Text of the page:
I love Halloween. When I was a kid it was my absolute favorite holiday. My mom made all of our costumes and my dad always took us trick-or-treating. We lived in a wonderful Halloween neighborhood; there were kids everywhere and people drove in from other parts of town. We would stay out as late as there were porch lights on, and my dad always wanted to cover just one more block before calling it a night. I got a little bit sad when I realized that I was starting to get too old to trick-or-treat (not because it was uncool, but because lots of people seemed to frown on teens coming to their doors), so that first year that I stayed home we decked the front yard out in a graveyard with spooky lights and music and I sat under a pine tree in a witches costume to hand out candy. It was awesome.
When I became a mom I was determined to continue the homemade costume tradition, even though every year I get in a little over my head and end up in tears at least once from the pressure that I put on myself to get it just right. This year Jonah is really into the show Octonauts, and he wanted to be Captain Barnacles (“the boss” according to Jonah). Since it was a hit last year we decided we’d keep all three kids on theme (I’m sure they won’t be into that forever, so may as well do it while we can). Originally Jonah suggested that both Jude and Vivi should be vegimals but it was tough to find costume ideas on Pinterest. We ultimately decided that one of them ought to be something simpler, so Jude became Peso the medic penguin and Vivi was Tunip, the only vegimal in our crew.
There were lots of pictures of good Captain Barnacles costumes on Pinterest, and even though Jonah and Jude each started with a sweatsuit, there was a surprising amount of work involved.
I struggled quite a bit with the collar shape. For some reason I could not figure out what shape to cut in order to get it to lay correctly. My mom wisely suggested that it should just start with a circle, and then be trimmed down. That worked brilliantly. Please forgive the bad lighting in all of these photos – it’s because we worked on these at roughly 10 p.m. every night.
And for the record, rotary cutters are amazing. We’re lucky to be living with my parents right now because my mom has oodles of sewing supplies, including a sewing machine (which I do not have) that she graciously used to do all of the machine sewing for all of these costumes. I did a fair amount of hand sewing as well, but she really made this happen.
We used this pattern for the hoods for both Barnacles and Tunip. We just didn’t use fur and didn’t line them, but seeing how quickly my mom whipped through the second one once she knew the pattern kind of makes me want to ask her to make all of the kids warm furry animal hoods just for winter fun. We actually used a sort of fuzzy white fleece, and I bought way more than we needed (because I’m not really all that good at this and knew I’d need wiggle room). It was my mom’s brilliant idea to dye the remainder of the white fleece yellow, using turmeric, and use it for Vivi’s costume. We did two rounds of hot water and turmeric to achieve this color (leaving in a bucket overnight), and were really pleased with how it turned out.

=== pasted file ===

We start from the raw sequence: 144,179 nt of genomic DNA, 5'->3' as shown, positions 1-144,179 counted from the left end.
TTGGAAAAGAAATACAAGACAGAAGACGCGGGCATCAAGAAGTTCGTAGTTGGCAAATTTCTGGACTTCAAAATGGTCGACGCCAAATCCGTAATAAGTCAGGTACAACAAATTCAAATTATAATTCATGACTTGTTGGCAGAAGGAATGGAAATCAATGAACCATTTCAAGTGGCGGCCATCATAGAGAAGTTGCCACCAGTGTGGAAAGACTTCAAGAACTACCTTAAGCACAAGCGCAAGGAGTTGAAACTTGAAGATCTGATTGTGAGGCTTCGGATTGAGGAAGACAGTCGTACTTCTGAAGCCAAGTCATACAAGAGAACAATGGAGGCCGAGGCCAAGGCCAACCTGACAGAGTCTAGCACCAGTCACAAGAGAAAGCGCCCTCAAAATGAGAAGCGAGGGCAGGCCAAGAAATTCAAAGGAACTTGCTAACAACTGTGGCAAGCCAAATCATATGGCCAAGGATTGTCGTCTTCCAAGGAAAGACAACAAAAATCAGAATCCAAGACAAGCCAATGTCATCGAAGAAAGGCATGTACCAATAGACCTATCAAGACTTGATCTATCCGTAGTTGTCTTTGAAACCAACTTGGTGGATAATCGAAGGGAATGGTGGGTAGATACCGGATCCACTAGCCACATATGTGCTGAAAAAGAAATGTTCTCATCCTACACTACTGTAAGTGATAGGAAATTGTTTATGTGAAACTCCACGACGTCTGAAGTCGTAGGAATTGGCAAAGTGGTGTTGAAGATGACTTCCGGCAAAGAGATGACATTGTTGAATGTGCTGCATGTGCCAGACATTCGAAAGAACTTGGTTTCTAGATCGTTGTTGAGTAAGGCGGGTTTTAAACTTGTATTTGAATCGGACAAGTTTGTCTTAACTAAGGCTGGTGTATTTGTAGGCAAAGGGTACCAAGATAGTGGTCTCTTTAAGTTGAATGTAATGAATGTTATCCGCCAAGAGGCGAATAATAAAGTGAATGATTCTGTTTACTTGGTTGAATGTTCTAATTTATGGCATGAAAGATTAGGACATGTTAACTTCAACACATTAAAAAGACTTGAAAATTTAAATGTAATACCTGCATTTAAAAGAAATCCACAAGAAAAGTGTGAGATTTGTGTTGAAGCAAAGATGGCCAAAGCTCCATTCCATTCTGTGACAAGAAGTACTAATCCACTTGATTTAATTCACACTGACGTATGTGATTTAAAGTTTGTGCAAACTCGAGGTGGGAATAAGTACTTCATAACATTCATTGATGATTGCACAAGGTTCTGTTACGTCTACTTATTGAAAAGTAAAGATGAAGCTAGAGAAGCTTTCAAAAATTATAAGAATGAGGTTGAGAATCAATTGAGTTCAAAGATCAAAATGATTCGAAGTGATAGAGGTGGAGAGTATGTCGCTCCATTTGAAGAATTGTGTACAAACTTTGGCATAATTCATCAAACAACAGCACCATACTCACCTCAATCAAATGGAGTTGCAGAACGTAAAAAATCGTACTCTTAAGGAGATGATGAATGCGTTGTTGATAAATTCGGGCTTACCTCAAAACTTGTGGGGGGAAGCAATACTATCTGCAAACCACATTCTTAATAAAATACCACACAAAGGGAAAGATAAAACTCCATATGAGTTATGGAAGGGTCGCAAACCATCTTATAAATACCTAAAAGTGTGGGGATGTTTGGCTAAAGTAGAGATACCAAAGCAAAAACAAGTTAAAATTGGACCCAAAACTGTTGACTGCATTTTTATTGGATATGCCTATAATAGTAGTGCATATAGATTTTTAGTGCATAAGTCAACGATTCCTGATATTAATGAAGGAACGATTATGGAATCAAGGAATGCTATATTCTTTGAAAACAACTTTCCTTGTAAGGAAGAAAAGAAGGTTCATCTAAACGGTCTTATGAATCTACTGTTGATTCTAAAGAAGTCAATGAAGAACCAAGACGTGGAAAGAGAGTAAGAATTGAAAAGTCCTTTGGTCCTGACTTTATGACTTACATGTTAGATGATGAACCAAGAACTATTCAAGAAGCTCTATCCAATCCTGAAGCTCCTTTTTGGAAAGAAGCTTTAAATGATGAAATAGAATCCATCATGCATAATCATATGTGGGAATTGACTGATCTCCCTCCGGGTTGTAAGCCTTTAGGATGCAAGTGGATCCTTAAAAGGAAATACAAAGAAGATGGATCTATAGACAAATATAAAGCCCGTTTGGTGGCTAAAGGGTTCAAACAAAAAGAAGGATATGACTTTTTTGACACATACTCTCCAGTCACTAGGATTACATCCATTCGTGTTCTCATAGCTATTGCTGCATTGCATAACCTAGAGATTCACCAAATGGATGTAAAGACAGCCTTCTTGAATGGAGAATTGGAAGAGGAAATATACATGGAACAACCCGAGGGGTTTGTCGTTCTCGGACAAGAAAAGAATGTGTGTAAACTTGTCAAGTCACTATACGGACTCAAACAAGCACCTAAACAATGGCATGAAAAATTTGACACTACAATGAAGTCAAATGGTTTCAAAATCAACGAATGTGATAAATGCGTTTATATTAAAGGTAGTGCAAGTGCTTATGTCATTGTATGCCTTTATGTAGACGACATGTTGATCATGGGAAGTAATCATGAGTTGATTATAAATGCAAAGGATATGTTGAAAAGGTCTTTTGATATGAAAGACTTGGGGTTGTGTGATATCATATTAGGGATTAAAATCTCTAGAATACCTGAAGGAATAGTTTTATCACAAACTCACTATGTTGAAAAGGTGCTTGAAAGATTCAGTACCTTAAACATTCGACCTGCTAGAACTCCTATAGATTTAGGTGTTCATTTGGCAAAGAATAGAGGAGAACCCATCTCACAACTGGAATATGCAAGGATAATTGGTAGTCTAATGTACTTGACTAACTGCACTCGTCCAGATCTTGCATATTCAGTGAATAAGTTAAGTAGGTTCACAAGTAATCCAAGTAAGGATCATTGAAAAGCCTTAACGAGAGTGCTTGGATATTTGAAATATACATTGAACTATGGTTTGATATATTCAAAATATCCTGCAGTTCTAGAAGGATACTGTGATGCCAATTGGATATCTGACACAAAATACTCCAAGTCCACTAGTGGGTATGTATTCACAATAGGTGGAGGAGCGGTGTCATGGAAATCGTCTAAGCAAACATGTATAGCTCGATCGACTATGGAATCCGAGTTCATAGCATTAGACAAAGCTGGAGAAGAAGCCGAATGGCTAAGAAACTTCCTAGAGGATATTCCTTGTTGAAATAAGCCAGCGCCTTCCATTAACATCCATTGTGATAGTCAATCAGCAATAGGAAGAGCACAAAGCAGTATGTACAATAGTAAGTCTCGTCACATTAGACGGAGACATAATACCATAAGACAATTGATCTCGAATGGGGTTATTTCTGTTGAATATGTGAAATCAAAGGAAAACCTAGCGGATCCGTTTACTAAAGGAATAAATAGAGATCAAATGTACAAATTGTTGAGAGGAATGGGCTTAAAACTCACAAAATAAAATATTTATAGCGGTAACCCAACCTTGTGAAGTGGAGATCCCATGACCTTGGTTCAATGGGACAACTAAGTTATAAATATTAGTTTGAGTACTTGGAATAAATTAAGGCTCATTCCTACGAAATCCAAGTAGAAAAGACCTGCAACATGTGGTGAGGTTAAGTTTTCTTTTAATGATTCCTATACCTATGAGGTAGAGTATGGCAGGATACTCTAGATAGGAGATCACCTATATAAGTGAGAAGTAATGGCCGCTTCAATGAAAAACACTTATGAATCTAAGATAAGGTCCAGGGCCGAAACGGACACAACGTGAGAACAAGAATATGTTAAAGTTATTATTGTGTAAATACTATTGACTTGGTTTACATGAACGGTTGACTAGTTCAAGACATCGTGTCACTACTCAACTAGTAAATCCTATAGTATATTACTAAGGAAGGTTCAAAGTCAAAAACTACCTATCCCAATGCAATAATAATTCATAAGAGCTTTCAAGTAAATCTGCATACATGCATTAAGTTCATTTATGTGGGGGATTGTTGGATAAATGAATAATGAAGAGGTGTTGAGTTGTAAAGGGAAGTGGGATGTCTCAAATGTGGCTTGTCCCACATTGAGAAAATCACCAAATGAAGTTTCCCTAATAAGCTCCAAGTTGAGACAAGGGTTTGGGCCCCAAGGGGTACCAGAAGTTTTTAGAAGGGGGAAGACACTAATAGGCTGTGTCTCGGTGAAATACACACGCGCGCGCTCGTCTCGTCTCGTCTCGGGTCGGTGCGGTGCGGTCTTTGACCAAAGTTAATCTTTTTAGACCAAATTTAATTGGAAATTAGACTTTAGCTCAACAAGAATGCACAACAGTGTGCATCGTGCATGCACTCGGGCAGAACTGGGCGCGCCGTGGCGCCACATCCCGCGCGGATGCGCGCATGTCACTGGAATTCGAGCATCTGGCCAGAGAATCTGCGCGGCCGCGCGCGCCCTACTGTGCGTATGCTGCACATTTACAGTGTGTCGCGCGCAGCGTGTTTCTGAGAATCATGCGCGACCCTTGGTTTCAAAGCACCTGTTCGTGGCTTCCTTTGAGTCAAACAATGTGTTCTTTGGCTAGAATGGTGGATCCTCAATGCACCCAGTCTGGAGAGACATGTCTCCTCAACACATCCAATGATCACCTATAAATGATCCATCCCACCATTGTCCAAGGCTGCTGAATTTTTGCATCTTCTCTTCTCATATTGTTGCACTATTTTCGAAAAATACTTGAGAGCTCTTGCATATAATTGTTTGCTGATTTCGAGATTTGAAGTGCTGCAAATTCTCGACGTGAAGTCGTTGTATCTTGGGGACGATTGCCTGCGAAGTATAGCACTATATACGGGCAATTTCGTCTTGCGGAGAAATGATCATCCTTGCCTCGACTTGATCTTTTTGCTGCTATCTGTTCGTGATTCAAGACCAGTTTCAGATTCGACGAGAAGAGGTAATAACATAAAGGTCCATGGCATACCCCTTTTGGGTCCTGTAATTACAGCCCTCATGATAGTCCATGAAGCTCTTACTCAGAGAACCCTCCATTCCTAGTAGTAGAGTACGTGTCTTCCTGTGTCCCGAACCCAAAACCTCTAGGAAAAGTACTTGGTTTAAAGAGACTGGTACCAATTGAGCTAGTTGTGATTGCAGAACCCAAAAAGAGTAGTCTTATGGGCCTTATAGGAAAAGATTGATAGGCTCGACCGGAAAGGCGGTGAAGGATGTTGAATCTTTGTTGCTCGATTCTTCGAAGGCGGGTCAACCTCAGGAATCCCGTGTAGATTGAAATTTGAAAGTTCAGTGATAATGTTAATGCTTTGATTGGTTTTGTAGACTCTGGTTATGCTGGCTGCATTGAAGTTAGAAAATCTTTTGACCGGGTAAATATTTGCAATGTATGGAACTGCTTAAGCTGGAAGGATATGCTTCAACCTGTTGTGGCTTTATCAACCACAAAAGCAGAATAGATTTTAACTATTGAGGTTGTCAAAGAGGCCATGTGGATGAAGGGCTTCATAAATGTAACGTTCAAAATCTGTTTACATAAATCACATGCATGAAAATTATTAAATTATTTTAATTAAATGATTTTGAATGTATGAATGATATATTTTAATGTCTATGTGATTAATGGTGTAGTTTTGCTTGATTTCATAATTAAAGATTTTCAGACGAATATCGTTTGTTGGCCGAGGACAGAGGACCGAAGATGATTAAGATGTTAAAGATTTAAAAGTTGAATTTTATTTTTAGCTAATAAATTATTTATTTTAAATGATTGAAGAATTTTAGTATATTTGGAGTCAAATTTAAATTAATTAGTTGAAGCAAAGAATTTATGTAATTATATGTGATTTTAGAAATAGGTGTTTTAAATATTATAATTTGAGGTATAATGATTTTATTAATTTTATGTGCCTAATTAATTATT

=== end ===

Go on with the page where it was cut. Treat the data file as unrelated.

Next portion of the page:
I referred to this costume boot tutorial in order to make Barnacles’s boots. Jonah almost wouldn’t wear the before we went out tonight (he claimed that they were supposed to have the Octonauts logo on them, but they didn’t) and I basically told him that he had no choice. I was getting a photo at the very least. Fortunately he decided to keep them on all night.
The hats for the boys were kind of free-hand based on the shape I thought they should have, and initially I really wasn’t happy with the height of the one I made for Barnacles. It felt too extreme, but once I got the Octonauts logo on I felt much better about it. I printed out a logo and put white felt on top of it and attempted to trace. I definitely threw away two drawings before figuring out that I needed to just free hand the legs (they were turning out like ghosts with no legs when I tried to trace such tiny parts with a felt-tipped pen). We ended up having to hand stitch the stripes on because the fabric glue wouldn’t hold on such a small piece, and my mom hand sewed them onto the hoods for the boys.
There were virtually no pictures of Tunip costumes online, and the only one that we found looked super involved. I wasn’t sure that V would wear a hood floppy enough to have the face on it, so I decided just a few days before Halloween that maybe it should go on her belly anyway. Tunip’s facial features are actually pretty low, so that seemed like the right solution. My mom lined the little suit so that we could stuff it with batting. Initially Vivi hated wearing it (I’m sure it felt weird) but the candy won her over pretty quickly.
The costumes even survived a costume parade at preschool this morning, which was a huge fear of mine. I was sure they’d destroy them before we could do any trick-or-treating, but it all turned out just fine. Since I knew that the kids were supposed to bring them to school, I probably hand-sewed things that I would have otherwise glued, and I think that was the right move. I’m really pleased with how these turned out and even more pleased with our first Halloween in Michigan. Our experience tonight was exactly the way I remember Halloween feeling when I was a kid, and it was so special to share that with them. I kept asking the kids “Are you having fun? Do you like Halloween?” and even Vivi kept saying “yeah!”